icon bookmark-bicon bookmarkicon cameraicon checkicon chevron downicon chevron lefticon chevron righticon chevron upicon closeicon v-compressicon downloadicon editicon v-expandicon fbicon fileicon filtericon flag ruicon full chevron downicon full chevron lefticon full chevron righticon full chevron upicon gpicon insicon mailicon moveicon-musicicon mutedicon nomutedicon okicon v-pauseicon v-playicon searchicon shareicon sign inicon sign upicon stepbackicon stepforicon swipe downicon tagicon tagsicon tgicon trashicon twicon vkicon yticon wticon fm

Russo-Georgian relations warmed up by Orthodox faith

While in the secular world the gap between Russia’s and Georgia’s leaders is growing, religiously Georgia and Russia move closer together.

In Baku, the capital of Azerbaijan, the first face-to-face meeting between Patriarch Kirill, head of the Russian Orthodox Church, and his Georgian counterpart, Catolicos-Patriarch Ilia II has taken place. They spoke at a conference attended by members of the clergy.

Meeting as two old friends, they exchanged gifts while cameras rolled and greeted each other with the elaborate custom of an orthodox mass.

“I’m glad to say that this is my first meeting with you after I was elected, thank you for the prayers that you sent to God on the day of my investiture,” Kirill said.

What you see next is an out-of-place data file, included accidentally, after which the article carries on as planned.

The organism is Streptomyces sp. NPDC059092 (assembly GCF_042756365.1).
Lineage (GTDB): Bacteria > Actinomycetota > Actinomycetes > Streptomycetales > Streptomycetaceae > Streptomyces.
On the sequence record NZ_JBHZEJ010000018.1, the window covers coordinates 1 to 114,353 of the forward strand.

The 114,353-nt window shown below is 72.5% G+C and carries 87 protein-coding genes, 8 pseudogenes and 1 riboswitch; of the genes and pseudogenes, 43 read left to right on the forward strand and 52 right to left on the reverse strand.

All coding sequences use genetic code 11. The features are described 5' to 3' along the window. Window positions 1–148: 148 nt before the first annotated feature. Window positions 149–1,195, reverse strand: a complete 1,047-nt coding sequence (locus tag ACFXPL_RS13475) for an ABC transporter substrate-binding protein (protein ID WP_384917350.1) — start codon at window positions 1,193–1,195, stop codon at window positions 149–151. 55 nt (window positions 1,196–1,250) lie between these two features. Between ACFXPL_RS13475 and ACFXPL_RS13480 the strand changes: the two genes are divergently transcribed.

“Your holiness, I see you for the first time as a pastor of the church. I want to congratulate you once again and to wish that God helps you, let God bless you, let peace and wellness be with you,” Ilia II said.

Then they closed the doors and the patriarchs discussed an issue gnawing at the church: the orthodox leadership in South Ossetia and Abkhazia.

The Orthodox Christians of South Ossetia and Abkhazia still remain in religious limbo – caught between a church they're unwilling to accept and another that seems unwilling to accept them.

The republics made headlines across the world in August 2008 when Georgia attacked South Ossetia. The move forced Russia to intervene and later recognize the independence of both states.

In the early 90’s, when these regions first broke-away from Georgia, they also declared independence from the Georgian church and asked the Russian church for recognition.

The Russian Orthodox Church refused, saying the borders of the faith are more than just lines on a map. A statement, with which most experts agree.

“For the Orthodox community, for the Orthodox world, the political disintegration doesn't mean much, because the Orthodox world is ruled and lives according to canonical, let's say, church laws,” Russian Newsweek editor Ilya Arkhipov says.

The Russian Orthodox spokesman said the church leaders talked about the controversy and their prayer to bring the Russian and Georgian peoples closer together.

It's a prayer their nations' elected leaders might also see fit to make.

Dear readers and commenters,

We have implemented a new engine for our comment section. We hope the transition goes smoothly for all of you. Unfortunately, the comments made before the change have been lost due to a technical problem. We are working on restoring them, and hoping to see you fill up the comment section with new ones. You should still be able to log in to comment using your social-media profiles, but if you signed up under an RT profile before, you are invited to create a new profile with the new commenting system.

Sorry for the inconvenience, and looking forward to your future comments,

RT Team.